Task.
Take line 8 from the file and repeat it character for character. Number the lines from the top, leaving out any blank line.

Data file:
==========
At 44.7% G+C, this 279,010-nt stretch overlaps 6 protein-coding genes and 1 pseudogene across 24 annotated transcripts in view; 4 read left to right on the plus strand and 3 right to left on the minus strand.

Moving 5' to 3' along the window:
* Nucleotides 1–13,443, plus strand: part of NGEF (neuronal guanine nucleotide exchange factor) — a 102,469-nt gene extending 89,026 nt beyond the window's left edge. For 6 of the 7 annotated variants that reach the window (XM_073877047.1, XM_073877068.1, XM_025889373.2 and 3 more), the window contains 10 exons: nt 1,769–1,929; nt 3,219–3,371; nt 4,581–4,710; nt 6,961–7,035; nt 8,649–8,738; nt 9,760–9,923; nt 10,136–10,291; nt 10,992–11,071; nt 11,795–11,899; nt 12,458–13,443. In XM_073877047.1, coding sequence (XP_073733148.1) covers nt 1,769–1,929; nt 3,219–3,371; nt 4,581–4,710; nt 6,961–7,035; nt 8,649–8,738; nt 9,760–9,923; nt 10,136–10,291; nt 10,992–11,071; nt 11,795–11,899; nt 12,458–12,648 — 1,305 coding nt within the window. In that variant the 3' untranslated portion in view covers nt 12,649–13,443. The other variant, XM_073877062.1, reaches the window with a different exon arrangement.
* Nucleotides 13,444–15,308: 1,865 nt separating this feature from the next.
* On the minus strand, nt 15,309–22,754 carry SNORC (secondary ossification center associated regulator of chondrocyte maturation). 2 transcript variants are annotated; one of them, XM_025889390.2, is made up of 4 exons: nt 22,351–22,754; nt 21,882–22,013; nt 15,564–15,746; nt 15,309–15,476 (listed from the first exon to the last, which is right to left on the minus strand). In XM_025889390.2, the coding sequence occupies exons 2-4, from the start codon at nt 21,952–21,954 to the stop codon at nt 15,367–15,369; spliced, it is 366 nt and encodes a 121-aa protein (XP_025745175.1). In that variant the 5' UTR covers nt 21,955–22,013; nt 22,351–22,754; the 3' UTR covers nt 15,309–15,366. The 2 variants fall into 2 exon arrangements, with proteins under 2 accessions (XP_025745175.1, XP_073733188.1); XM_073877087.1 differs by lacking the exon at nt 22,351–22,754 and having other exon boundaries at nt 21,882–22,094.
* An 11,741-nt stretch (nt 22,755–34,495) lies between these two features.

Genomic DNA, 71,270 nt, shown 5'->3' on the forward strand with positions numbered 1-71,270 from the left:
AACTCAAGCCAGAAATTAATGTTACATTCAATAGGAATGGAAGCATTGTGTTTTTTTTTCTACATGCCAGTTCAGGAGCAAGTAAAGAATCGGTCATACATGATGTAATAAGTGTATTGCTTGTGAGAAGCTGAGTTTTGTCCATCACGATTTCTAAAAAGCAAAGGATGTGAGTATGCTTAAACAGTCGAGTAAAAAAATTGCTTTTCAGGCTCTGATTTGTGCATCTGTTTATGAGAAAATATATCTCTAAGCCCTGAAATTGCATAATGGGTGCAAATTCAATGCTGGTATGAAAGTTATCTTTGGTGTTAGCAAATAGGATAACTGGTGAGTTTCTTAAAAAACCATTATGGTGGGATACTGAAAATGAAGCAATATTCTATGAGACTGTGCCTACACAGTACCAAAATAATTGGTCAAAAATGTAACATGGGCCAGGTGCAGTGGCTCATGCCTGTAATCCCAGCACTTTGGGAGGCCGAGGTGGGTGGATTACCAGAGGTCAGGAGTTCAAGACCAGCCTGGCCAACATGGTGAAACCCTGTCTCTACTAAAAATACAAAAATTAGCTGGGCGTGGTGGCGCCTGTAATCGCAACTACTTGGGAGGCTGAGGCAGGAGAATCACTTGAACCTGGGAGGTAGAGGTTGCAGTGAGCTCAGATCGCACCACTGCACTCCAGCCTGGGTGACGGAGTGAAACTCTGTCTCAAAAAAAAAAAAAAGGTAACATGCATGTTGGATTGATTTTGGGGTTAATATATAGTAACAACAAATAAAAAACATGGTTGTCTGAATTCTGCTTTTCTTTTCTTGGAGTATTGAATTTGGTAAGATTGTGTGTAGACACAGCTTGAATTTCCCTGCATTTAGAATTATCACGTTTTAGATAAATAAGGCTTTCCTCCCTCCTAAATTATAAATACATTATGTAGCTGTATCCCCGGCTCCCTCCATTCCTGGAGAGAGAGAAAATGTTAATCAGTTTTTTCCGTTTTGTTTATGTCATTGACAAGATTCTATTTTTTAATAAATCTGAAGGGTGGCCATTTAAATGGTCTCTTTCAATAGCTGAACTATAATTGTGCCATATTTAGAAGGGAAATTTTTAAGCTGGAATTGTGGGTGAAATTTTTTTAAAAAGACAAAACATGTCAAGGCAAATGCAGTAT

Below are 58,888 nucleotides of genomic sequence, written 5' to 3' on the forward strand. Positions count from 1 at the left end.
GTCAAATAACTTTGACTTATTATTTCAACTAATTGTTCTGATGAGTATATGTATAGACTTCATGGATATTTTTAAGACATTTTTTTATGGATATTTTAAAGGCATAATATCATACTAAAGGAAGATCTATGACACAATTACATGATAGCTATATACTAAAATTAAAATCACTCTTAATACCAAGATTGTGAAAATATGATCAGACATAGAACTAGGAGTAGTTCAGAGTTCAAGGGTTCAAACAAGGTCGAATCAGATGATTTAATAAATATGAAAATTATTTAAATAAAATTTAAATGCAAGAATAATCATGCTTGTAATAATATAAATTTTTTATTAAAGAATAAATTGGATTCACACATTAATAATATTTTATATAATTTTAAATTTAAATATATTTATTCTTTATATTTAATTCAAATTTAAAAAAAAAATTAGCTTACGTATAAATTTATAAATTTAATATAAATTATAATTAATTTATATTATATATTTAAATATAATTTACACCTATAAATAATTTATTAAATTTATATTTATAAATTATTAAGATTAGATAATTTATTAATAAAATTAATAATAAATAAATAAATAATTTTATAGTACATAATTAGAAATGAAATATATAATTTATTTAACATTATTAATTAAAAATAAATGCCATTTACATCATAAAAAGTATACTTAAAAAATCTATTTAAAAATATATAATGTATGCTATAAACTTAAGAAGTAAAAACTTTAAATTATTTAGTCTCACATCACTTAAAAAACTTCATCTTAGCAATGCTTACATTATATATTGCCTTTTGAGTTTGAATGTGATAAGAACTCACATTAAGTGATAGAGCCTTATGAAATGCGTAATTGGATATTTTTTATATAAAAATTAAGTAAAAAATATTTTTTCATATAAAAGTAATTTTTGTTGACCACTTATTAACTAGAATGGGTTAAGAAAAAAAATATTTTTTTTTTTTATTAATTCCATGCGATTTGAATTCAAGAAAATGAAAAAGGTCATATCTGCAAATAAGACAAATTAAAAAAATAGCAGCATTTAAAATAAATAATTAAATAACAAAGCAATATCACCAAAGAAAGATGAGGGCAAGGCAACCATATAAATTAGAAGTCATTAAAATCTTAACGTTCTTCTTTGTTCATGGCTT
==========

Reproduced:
AACTCAAGCCAGAAATTAATGTTACATTCAATAGGAATGGAAGCATTGTGTTTTTTTTTCTACATGCCAGTTCAGGAGCAAGTAAAGAATCGGTCATACATGATGTAATAAGTGTATTGCTTGTGAGAAGCTGAGTTTTGTCCATCACGATTTCTAAAAAGCAAAGGATGTGAGTATGCTTAAACAGTCGAGTAAAAAAATTGCTTTTCAGGCTCTGATTTGTGCATCTGTTTATGAGAAAATATATCTCTAAGCCCTGAAATTGCATAATGGGTGCAAATTCAATGCTGGTATGAAAGTTATCTTTGGTGTTAGCAAATAGGATAACTGGTGAGTTTCTTAAAAAACCATTATGGTGGGATACTGAAAATGAAGCAATATTCTATGAGACTGTGCCTACACAGTACCAAAATAATTGGTCAAAAATGTAACATGGGCCAGGTGCAGTGGCTCATGCCTGTAATCCCAGCACTTTGGGAGGCCGAGGTGGGTGGATTACCAGAGGTCAGGAGTTCAAGACCAGCCTGGCCAACATGGTGAAACCCTGTCTCTACTAAAAATACAAAAATTAGCTGGGCGTGGTGGCGCCTGTAATCGCAACTACTTGGGAGGCTGAGGCAGGAGAATCACTTGAACCTGGGAGGTAGAGGTTGCAGTGAGCTCAGATCGCACCACTGCACTCCAGCCTGGGTGACGGAGTGAAACTCTGTCTCAAAAAAAAAAAAAAGGTAACATGCATGTTGGATTGATTTTGGGGTTAATATATAGTAACAACAAATAAAAAACATGGTTGTCTGAATTCTGCTTTTCTTTTCTTGGAGTATTGAATTTGGTAAGATTGTGTGTAGACACAGCTTGAATTTCCCTGCATTTAGAATTATCACGTTTTAGATAAATAAGGCTTTCCTCCCTCCTAAATTATAAATACATTATGTAGCTGTATCCCCGGCTCCCTCCATTCCTGGAGAGAGAGAAAATGTTAATCAGTTTTTTCCGTTTTGTTTATGTCATTGACAAGATTCTATTTTTTAATAAATCTGAAGGGTGGCCATTTAAATGGTCTCTTTCAATAGCTGAACTATAATTGTGCCATATTTAGAAGGGAAATTTTTAAGCTGGAATTGTGGGTGAAATTTTTTTAAAAAGACAAAACATGTCAAGGCAAATGCAGTAT